Attractive original antique copperplate engraving of an armillary sphere published by Thomas Corbinianus in Frankfurt in 1730. Used to represent the celestial realm with the earth at the center, this diagram instructs the viewer on the many moving parts of such a tool. The sphere shows how the tilt of the earth results in the declination of the ecliptical line, also known as the line of the Zodiac. These could be used to measure the positions of the stars and planets by charting the location of these objects relative to the stars.
At the base of the map are three fascinating and bizarre terrestrial globes. The central globe shows a very simplified portrayal of the Americas and the Old World. The two globes on the side are very curious, showing what appears to be a two-dimensional projection on a globe.
This work originally appeared in the celestial atlas Mercurii Philosphici Firbamentum Firmianum. The work was engraved by Jakob Hering and published by Thomas for his patron Leopold Anton von Firmian, Archbishop of Salzburg.
Thomas was a Benedictine monk from Salzburg, who published a remarkable work on the heavens entitled Mercurii Philosophici Firmamentum Firmianum Descriptionem et Usum Globi Artificialis Coelestis.
As noted by the Linda Hall Library:
Little is known about Corbinianus Thomas, a Benedictine monk at Salzburg, but his Firmamentum is one of the unsung treasures of celestial cartography. It contains 54 modestly-sized etchings of individual constellations, but the small plates exude considerable charm. The plate of Andromeda is the most successful, with the billowy Baroque drapery interacting dramatically with the differently shaded rock behind. Some of his other constellation figures are also quite unusual. His Capricorn is severely truncated, indicating in a striking visual fashion that Capricorn is sandwiched in the sky between Sagitarius and Aquarius. Thomas also banded the region of the zodiac, which is quite an improvement over the uniform darkening of Bayer.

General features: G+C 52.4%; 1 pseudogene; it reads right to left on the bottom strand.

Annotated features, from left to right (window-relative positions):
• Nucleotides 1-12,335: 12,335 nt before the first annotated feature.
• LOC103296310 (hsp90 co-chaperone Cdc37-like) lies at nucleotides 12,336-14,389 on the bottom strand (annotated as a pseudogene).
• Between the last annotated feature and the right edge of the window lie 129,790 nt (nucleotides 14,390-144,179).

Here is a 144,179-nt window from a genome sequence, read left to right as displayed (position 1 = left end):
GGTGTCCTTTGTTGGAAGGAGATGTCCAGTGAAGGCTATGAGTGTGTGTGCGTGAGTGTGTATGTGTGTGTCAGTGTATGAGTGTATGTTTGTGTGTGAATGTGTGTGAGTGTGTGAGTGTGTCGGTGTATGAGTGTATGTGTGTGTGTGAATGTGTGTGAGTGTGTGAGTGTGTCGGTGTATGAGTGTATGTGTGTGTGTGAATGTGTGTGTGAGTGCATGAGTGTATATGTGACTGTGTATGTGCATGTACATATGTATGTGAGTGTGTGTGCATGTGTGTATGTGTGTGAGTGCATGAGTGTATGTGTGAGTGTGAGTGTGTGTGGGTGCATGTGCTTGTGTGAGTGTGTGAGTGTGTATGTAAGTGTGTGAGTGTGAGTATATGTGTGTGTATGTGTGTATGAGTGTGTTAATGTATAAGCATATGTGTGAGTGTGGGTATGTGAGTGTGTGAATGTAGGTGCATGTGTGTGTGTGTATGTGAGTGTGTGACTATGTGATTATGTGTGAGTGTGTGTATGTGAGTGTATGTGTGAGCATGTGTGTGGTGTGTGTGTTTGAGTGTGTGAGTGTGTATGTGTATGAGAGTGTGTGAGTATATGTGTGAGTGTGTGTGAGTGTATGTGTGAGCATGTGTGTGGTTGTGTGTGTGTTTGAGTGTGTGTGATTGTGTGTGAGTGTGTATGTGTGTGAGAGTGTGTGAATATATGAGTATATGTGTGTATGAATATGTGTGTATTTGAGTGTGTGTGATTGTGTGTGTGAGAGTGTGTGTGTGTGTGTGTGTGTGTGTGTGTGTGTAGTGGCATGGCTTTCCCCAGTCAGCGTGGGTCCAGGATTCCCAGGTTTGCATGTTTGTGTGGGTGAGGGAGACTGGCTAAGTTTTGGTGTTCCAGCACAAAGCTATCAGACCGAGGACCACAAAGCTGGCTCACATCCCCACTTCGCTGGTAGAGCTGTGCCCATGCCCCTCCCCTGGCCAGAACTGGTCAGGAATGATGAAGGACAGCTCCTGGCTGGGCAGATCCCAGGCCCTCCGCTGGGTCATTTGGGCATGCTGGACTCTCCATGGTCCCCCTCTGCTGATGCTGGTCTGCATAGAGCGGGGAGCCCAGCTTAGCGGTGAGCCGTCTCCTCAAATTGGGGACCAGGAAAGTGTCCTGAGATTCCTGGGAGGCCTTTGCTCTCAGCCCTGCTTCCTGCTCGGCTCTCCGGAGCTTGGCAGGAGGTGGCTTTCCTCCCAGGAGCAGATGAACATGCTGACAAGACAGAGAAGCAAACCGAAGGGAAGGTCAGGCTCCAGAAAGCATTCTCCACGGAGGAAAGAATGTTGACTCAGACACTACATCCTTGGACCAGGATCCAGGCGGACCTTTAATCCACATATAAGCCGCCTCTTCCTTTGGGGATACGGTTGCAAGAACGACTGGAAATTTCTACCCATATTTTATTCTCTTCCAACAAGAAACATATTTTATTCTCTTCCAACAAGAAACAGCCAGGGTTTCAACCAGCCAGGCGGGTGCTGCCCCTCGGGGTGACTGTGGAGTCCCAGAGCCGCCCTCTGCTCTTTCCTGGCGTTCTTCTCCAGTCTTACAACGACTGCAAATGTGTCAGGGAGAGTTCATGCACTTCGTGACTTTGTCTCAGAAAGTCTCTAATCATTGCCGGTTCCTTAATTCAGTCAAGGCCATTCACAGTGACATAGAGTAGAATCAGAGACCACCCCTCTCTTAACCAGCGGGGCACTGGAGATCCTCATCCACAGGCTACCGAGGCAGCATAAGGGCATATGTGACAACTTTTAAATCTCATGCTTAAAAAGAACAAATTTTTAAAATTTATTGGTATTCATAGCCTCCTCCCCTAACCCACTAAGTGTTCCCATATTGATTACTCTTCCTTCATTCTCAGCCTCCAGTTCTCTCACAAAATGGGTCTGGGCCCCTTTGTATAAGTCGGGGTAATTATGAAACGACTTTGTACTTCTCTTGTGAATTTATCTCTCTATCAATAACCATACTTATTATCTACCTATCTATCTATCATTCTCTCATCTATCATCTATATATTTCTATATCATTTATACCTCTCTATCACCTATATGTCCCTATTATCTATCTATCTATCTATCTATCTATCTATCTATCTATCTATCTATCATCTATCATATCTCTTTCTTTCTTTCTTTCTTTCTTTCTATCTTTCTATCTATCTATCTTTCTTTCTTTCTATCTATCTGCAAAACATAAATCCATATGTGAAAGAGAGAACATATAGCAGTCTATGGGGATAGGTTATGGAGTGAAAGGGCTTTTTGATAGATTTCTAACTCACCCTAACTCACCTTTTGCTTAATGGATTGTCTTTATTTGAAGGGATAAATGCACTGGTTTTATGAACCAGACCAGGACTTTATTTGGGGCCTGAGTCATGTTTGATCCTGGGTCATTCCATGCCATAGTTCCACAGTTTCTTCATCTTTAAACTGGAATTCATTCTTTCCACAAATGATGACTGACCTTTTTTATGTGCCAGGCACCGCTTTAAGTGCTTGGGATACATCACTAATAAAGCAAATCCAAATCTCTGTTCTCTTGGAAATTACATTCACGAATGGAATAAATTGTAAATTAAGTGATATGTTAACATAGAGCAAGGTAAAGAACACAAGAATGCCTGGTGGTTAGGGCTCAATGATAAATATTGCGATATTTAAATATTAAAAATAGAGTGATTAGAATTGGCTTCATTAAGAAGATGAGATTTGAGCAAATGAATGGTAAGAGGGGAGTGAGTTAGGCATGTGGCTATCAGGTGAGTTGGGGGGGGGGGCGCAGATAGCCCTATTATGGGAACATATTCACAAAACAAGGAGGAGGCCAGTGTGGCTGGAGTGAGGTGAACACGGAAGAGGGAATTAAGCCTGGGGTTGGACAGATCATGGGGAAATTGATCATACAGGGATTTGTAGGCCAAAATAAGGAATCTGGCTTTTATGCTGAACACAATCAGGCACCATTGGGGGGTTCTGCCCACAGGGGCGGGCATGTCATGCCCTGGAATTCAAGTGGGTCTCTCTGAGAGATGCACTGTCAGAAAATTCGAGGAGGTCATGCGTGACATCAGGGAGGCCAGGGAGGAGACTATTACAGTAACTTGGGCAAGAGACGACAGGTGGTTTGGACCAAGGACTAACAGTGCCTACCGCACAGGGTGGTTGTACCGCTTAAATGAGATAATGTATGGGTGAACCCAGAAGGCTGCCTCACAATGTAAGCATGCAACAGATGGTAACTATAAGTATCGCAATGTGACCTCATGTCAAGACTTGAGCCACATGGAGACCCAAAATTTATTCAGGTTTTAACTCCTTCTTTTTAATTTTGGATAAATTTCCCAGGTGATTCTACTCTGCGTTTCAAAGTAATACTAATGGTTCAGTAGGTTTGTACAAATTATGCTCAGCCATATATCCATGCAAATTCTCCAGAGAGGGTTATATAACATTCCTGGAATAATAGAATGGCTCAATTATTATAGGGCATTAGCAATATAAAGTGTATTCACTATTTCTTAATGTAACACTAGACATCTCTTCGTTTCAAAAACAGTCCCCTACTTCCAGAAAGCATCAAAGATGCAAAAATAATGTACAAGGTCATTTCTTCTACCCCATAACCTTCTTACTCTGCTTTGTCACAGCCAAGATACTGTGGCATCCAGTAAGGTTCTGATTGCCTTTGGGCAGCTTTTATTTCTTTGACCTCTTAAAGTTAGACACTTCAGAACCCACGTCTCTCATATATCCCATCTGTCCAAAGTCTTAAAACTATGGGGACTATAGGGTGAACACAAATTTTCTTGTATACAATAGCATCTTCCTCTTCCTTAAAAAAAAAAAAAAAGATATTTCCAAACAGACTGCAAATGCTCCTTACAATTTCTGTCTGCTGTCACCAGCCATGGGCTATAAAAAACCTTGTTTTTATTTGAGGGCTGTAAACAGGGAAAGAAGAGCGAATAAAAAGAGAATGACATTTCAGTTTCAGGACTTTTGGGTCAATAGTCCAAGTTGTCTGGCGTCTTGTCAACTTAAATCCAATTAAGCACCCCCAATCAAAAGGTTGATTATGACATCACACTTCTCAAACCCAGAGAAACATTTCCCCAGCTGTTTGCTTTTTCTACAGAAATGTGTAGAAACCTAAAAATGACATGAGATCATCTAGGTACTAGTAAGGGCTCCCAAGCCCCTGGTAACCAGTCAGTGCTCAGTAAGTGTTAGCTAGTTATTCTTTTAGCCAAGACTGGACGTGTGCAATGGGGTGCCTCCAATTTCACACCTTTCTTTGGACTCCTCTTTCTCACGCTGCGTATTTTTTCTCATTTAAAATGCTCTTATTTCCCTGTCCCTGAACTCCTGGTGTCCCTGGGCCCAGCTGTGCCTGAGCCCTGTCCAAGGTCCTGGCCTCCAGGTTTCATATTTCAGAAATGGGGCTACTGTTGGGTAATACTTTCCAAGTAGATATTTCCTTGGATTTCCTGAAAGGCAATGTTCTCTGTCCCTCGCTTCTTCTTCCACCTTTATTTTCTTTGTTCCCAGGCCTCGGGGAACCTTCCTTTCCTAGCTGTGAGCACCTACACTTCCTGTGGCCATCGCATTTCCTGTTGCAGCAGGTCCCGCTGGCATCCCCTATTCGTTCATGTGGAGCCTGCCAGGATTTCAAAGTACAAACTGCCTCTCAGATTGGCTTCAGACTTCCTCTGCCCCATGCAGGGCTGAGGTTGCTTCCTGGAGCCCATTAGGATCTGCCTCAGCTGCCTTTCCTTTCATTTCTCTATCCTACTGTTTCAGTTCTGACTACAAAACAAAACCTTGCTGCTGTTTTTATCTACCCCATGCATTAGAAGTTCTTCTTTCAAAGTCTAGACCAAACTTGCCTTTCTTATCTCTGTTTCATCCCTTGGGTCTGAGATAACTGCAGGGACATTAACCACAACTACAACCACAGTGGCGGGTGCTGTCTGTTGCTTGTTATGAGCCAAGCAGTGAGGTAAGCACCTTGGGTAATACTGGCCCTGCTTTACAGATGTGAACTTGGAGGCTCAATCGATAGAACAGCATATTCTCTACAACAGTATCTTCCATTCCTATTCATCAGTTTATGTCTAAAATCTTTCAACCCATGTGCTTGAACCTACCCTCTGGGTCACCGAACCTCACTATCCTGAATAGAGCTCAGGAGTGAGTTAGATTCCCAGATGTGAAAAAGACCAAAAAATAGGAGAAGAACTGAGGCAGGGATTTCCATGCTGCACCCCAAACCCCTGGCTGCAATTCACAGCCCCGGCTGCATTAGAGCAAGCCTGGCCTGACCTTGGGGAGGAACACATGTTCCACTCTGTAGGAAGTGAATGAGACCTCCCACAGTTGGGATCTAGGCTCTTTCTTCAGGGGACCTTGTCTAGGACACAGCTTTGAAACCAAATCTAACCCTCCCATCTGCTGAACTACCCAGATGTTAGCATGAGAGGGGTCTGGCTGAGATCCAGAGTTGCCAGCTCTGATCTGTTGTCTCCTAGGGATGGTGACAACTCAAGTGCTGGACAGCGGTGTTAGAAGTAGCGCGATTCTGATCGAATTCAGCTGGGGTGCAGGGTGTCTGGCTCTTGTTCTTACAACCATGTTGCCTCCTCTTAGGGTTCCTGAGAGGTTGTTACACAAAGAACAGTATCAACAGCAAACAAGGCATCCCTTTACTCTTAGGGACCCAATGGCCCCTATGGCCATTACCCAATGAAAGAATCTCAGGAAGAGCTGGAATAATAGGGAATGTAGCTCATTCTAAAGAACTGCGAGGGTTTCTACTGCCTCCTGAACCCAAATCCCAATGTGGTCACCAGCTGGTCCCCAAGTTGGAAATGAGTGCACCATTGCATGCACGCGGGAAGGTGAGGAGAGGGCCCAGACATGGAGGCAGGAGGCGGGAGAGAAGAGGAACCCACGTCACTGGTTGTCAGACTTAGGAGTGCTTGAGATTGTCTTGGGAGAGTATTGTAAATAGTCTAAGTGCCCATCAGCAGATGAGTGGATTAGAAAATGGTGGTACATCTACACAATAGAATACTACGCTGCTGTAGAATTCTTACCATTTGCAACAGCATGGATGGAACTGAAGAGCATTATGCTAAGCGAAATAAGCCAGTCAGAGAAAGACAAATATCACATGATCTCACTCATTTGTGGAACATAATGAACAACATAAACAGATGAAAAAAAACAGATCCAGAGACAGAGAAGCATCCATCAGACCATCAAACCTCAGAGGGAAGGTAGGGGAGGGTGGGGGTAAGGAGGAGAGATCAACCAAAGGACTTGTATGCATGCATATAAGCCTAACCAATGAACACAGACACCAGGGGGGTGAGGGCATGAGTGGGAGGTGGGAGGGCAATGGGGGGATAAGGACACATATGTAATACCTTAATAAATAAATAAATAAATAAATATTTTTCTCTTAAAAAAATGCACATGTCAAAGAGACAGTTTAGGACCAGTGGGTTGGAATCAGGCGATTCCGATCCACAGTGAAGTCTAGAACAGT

Thomas was one of the first celestial cartographers to devote a separate plate to Camelopardalis, a constellation that first appeared on globes around 1600, but which usually in star atlases had to share billing with Cepheus or Cassiopeia. And Thomas was the first cartographer to provide individual plates for some of the southern constellations, such as Indus and Pavo which customarily were shown only as a small part of a single plate or planisphere centered on the south celestial pole.
As we see in a detail of Andromeda on the right, Thomas used an interesting nomenclature system: Bayer Greek letter, Roman numeral for magnitude, and Arabic numeral for reference to a star catalog. This system originated on the large globes of Coronelli, as indeed did many of Thomas's figures.
Thomas did invent one new constellation of his own, Corona Firmiana, to honor his patron, the archbishop of Salzburg, but it was never used again. Nor, alas, was most of the rest of Thomas' charming atlas.